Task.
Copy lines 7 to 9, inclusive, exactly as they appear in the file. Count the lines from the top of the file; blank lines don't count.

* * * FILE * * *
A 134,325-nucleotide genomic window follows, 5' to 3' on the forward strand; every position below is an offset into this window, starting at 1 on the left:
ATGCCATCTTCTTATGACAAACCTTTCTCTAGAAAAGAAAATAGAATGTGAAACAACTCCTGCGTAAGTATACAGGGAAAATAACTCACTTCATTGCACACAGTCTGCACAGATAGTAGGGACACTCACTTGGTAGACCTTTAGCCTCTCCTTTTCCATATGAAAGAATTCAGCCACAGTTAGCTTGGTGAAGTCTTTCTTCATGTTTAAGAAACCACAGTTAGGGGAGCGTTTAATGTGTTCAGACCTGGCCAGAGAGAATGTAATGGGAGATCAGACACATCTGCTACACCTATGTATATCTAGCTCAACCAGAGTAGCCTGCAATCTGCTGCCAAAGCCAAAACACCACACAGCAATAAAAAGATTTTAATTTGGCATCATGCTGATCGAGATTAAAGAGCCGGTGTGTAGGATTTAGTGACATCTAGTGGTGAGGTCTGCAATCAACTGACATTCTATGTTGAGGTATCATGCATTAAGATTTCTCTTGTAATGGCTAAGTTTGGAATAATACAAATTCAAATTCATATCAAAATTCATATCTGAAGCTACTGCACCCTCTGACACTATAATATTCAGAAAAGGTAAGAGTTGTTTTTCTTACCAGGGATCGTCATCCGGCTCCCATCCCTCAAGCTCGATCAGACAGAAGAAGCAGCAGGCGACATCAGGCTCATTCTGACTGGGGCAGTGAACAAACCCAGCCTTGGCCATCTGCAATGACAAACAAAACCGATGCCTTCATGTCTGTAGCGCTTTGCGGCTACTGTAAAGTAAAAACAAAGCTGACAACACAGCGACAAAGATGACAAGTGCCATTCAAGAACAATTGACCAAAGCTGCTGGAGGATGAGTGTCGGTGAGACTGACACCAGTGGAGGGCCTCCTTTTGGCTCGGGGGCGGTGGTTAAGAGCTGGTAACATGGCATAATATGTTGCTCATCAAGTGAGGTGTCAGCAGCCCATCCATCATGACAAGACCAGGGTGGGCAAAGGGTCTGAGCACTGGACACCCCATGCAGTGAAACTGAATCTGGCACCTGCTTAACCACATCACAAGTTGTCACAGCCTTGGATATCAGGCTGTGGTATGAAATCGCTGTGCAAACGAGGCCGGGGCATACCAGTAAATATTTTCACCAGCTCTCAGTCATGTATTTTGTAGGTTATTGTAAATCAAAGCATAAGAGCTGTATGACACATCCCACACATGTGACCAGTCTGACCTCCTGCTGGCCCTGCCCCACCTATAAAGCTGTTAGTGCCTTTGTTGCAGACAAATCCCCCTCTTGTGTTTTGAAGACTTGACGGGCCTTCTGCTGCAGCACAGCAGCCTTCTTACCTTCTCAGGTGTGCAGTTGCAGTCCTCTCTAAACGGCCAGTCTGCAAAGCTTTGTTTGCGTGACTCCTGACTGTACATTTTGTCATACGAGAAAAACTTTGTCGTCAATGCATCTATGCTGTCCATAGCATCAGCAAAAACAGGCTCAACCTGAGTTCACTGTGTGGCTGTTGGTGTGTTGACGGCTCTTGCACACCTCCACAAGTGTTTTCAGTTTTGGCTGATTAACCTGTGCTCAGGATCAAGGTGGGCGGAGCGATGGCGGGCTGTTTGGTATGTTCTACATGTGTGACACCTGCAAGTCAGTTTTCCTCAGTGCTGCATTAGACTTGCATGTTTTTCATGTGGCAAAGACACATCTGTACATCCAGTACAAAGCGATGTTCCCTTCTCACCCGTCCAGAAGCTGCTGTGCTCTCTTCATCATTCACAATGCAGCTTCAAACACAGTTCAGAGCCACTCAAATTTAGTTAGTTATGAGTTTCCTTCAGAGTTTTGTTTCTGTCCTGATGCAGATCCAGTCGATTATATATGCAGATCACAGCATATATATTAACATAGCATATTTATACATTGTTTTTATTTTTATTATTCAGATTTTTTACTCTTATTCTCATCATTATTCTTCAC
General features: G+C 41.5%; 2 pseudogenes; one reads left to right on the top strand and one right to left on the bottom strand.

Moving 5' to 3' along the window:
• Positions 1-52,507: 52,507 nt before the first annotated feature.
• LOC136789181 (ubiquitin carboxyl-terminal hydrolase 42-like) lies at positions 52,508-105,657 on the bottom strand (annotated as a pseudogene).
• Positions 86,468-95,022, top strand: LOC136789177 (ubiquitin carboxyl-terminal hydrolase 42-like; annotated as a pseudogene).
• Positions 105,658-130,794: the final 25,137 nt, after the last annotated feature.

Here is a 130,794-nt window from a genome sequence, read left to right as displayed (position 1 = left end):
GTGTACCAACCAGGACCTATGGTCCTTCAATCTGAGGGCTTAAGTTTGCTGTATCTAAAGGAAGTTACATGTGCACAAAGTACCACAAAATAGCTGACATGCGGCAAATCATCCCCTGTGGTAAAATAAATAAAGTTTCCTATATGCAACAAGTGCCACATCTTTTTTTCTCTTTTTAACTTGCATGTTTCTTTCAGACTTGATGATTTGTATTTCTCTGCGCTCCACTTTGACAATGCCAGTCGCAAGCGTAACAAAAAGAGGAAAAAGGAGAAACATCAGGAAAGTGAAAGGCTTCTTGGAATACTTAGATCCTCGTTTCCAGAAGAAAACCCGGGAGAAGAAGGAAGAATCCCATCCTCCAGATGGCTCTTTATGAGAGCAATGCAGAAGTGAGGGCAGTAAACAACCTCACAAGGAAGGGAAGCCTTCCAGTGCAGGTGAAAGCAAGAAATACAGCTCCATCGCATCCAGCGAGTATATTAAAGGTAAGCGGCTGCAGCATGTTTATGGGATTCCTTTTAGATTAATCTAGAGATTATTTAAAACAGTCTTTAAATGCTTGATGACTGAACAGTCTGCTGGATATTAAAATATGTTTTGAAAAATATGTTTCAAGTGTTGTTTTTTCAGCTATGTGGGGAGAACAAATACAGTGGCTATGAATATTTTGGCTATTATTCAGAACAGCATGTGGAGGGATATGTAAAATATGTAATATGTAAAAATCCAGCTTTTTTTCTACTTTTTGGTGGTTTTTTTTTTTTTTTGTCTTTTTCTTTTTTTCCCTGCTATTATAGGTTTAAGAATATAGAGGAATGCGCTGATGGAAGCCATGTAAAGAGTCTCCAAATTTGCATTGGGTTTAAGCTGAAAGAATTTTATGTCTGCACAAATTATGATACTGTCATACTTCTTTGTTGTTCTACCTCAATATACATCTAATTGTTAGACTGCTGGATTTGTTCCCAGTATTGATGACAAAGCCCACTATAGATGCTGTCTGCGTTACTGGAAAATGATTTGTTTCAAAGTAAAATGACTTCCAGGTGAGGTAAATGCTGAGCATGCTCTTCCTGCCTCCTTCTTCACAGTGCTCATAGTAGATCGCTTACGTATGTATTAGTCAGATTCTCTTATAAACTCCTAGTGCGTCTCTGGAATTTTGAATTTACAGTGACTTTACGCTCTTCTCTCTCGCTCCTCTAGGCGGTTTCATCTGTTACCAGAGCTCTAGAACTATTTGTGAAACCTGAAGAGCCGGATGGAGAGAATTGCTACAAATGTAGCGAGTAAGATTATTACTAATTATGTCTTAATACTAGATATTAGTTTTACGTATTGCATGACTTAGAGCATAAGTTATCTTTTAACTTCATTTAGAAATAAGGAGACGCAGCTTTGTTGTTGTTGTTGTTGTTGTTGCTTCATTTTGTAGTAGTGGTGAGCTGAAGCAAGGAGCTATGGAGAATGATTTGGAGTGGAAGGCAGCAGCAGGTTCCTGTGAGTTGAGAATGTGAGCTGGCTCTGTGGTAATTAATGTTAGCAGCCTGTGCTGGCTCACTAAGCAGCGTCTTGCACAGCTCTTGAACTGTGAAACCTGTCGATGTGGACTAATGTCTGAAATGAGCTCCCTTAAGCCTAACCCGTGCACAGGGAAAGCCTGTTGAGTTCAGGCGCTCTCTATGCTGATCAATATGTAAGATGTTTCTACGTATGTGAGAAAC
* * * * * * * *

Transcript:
• Positions 86,468-95,022, top strand: LOC136789177 (ubiquitin carboxyl-terminal hydrolase 42-like; annotated as a pseudogene).
• Positions 105,658-130,794: the final 25,137 nt, after the last annotated feature.

Here is a 130,794-nt window from a genome sequence, read left to right as displayed (position 1 = left end):